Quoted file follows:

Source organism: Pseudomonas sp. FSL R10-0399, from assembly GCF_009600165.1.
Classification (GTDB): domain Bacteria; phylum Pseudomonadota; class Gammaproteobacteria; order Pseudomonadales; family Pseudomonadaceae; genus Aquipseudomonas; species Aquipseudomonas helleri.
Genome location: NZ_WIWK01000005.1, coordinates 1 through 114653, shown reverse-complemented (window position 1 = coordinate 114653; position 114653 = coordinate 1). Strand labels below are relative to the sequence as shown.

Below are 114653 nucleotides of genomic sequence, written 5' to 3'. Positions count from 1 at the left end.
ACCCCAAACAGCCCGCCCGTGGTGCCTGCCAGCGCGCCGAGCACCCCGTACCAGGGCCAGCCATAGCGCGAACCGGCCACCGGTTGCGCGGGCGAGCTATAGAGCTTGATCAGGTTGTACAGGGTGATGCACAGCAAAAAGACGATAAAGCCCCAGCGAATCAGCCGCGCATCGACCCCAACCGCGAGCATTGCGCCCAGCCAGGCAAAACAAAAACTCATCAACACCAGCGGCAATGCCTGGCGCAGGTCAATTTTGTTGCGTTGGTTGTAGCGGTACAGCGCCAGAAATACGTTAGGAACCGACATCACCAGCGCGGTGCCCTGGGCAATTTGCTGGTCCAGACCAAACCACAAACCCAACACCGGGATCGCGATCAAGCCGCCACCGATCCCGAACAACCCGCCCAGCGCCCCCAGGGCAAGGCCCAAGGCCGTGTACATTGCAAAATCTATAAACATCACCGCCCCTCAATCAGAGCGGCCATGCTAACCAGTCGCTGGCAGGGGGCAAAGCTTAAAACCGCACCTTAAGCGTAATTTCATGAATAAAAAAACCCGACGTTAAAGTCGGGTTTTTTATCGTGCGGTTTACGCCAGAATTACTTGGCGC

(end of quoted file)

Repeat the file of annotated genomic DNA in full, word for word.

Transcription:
Source organism: Pseudomonas sp. FSL R10-0399, from assembly GCF_009600165.1.
Classification (GTDB): domain Bacteria; phylum Pseudomonadota; class Gammaproteobacteria; order Pseudomonadales; family Pseudomonadaceae; genus Aquipseudomonas; species Aquipseudomonas helleri.
Genome location: NZ_WIWK01000005.1, coordinates 1 through 114653, shown reverse-complemented (window position 1 = coordinate 114653; position 114653 = coordinate 1). Strand labels below are relative to the sequence as shown.

Below are 114653 nucleotides of genomic sequence, written 5' to 3'. Positions count from 1 at the left end.
ACCCCAAACAGCCCGCCCGTGGTGCCTGCCAGCGCGCCGAGCACCCCGTACCAGGGCCAGCCATAGCGCGAACCGGCCACCGGTTGCGCGGGCGAGCTATAGAGCTTGATCAGGTTGTACAGGGTGATGCACAGCAAAAAGACGATAAAGCCCCAGCGAATCAGCCGCGCATCGACCCCAACCGCGAGCATTGCGCCCAGCCAGGCAAAACAAAAACTCATCAACACCAGCGGCAATGCCTGGCGCAGGTCAATTTTGTTGCGTTGGTTGTAGCGGTACAGCGCCAGAAATACGTTAGGAACCGACATCACCAGCGCGGTGCCCTGGGCAATTTGCTGGTCCAGACCAAACCACAAACCCAACACCGGGATCGCGATCAAGCCGCCACCGATCCCGAACAACCCGCCCAGCGCCCCCAGGGCAAGGCCCAAGGCCGTGTACATTGCAAAATCTATAAACATCACCGCCCCTCAATCAGAGCGGCCATGCTAACCAGTCGCTGGCAGGGGGCAAAGCTTAAAACCGCACCTTAAGCGTAATTTCATGAATAAAAAAACCCGACGTTAAAGTCGGGTTTTTTATCGTGCGGTTTACGCCAGAATTACTTGGCGC